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St. Louis Cardinals vs Atlanta Braves, Game 5 NLDS in St. Louis

Cardinals pitcher Jack Flaherty jogs to first after drawing a walk with the bases loaded, forcing in Matt Carpenter in the first inning of Game 5 of a National League Division Series against the Braves at SunTrust Park in Atlanta on Wednesday, Oct. 9, 2019. (David Carson,

ATLANTA — Fifty-one years ago to the day, the Cardinals were on the receiving part of history. The Detroit Tigers smacked them with a record-tying 10 runs in the third inning of World Series Game 6 in St. Louis, and the Cardinals never recovered.

They lost that game 13-1 and then dropped Game 7 the next day.

On Wednesday, as afternoon turned into night — all in the same inning — the Cardinals made history again with a 10-run frame. This time, they were on the right side of it as they pummeled the Atlanta Braves for 10 runs in the first inning — a record for a first inning in any postseason game — and won going away. By a 13-1 score, of course.

The Cardinals had qualified for 13 National League Championship Series before this year. And this marked the fourth time Cardinals have ended Braves’ season in Atlanta in postseason play. They swept the Braves in three games in the NLCS in 1982 and again in 2000. They won MLB’s first wild-card game, here in 2012.

The Braves’ only retaliation came in 1996, when they walloped the Cardinals 15-0 in Game 7 of the NLCS — scoring six runs in the first inning. Somewhere Donovan Osborne is smiling.

Moreover, this marks the third stadium in which the Cardinals have eliminated the Braves — Fulton County Stadium (1982), Turner Field (2000 and 2012) and SunTrust Park.

Atlanta hasn’t won a playoff series in 18 years. Since then, the Braves have lost 10 consecutive playoff rounds.

“It wasn’t how we drew it up, I know that,” Braves manager Brian Snitker said. “That thing just kept rolling and we couldn’t stop it. You talk about scenarios in the game. You don’t cover that one.”

But you hardly could call it a pummeling. In this day of home run-or-nothing baseball, a 12-strikeout, no-homer game would suggest a loss for the club that had a lot of the former and none of the latter. The Cardinals had 10 runs in an inning without a home run, marking the first time that had happened in postseason play.

“It’s hard to score 10 runs in an inning with hitting a home run,” Cardinals manager Mike Shildt said.

Kolten Wong didn’t figure the inning would turn out the way it did. He sacrificed, on his own, he admitted, after a leadoff walk by Dexter Fowler.

“I was just trying to get Dex in scoring position,” Wong said. “When you have guys coming up like (Paul) Goldschmidt and (Marcell) Ozuna, who are hitting four-something or five-something, you get him in scoring position and you let those dudes do their work.”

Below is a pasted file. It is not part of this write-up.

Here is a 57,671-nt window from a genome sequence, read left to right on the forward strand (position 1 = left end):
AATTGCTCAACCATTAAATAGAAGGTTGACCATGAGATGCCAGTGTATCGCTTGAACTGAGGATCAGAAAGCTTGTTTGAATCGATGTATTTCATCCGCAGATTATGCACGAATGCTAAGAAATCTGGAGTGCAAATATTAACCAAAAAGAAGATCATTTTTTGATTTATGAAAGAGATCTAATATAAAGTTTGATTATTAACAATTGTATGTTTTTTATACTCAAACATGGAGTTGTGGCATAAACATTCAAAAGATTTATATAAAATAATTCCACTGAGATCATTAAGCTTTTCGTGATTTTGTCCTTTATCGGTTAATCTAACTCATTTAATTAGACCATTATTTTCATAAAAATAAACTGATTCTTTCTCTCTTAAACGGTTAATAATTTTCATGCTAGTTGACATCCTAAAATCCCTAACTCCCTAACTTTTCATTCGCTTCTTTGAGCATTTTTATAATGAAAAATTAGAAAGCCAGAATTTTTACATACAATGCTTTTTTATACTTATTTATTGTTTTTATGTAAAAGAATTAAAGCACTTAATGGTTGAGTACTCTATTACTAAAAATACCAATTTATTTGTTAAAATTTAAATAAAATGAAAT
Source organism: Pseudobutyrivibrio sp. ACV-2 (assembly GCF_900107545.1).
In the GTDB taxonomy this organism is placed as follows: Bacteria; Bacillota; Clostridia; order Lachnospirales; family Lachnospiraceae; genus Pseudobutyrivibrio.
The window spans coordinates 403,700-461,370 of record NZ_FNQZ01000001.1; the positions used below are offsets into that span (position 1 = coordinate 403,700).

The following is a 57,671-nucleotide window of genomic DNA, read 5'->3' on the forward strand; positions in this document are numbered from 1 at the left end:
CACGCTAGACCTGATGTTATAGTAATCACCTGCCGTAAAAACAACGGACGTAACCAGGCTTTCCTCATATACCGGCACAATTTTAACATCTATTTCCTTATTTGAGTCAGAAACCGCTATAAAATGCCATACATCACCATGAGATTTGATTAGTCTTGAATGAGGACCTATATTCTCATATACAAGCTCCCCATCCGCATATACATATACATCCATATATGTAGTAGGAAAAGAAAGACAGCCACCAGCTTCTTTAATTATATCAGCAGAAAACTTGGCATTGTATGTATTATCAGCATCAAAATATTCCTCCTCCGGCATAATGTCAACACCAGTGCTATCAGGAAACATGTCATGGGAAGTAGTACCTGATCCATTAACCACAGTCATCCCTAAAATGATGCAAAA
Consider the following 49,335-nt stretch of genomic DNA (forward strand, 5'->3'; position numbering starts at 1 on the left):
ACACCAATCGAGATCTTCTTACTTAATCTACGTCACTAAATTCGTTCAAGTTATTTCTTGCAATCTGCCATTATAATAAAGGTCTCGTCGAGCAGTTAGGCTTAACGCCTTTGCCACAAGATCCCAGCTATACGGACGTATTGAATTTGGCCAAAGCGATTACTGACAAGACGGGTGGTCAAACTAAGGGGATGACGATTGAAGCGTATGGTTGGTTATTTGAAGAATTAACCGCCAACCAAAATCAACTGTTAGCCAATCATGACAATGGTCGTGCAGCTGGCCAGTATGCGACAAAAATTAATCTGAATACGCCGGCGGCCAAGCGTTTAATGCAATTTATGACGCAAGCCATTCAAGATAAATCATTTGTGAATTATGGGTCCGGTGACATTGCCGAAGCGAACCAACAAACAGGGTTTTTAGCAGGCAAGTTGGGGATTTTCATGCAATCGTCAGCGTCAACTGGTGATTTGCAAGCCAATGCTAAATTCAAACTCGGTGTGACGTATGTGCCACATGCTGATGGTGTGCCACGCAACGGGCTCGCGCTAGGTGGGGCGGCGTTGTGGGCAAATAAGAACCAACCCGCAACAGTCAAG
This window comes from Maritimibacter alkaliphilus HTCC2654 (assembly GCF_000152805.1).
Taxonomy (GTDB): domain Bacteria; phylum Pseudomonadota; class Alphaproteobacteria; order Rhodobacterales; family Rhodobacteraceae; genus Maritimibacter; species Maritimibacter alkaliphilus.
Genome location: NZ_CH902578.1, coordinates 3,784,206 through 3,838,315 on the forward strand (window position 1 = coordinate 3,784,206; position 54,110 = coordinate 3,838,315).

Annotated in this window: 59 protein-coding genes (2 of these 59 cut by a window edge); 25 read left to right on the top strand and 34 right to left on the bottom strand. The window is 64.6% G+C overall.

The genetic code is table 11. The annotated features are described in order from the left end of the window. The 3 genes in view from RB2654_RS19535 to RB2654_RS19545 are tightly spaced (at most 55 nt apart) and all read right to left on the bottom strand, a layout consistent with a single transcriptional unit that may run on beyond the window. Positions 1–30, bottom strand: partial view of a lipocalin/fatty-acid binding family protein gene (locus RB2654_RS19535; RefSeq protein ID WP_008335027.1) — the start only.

But Fowler said, “He surprised me. I was like, ‘Oh, he’s gonna bunt? OK . . .’

The most runs the Cardinals had scored in any previous playoff inning was nine, including seven against St. Louisan Jerry Reuss, which they tallied in the second inning against the Los Angeles Dodgers in Game 4 of the National League Championship Series in 1985. That night wasn’t exactly a howling success, as catalyst Vince Coleman was run over by a runaway tarpaulin before the game and taken away howling in pain. He would not play again in the postseason and the Cardinals lost the World Series to Kansas City in seven games.

The Cardinals’ rout is the fourth time in postseason history that the victorious team in a winner-take-all game has won by 10 or more runs. The Cardinals have been involved in all of them. They lost the 15-0 game to Atlanta in 1996 and 11-0 to the Royals in the final of the 1985 World Series. They beat the Tigers 11-0 in Game 7 of the 1934 World Series in Detroit.

But there was one highlight Wednesday for the Braves.

Josh Donaldson homered, over the center-field wall, in the fourth inning for the Braves’ only run off Jack Flaherty.

“We won this inning,” chortled one Braves fan.

The Cardinals are 13-6 in postseason play against the Braves, who were only four outs from a series victory on Monday in St. Louis when Yadier Molina tied the game with a two-out single, with Molina delivering the game-winning sacrifice fly in the 10th.

“Your goal is to get in the playoffs because anything can happen after that,” Snitker said. “I guess we saw that. There’s not a lot to say. It’s pretty evident what went on.”

There was one more historical note. Wednesday was the 75th anniversary of the Cardinals winning the 1944 World Series in the sixth game. Their opponents that day were the St. Louis Browns, who would be playing their last postseason game.

The Browns were hapless in later years, but not on Oct. 9, 1944, when they lost a well contested 3-1 game.

The Braves no doubt wish they could have put on a similar challenge Wednesday against the Cardinals.

Out of respect for Cardinals pitcher Ryan Helsley, a Cherokee, the Atlanta club did not issue its normal foam tomahawk to any fan who showed up.

Perhaps that different mood darkened everything for the Braves. But keep in mind the fans had been tomahawk chopping since the NLCS in 2001. With no October success, on Oct. 9 or any other date.

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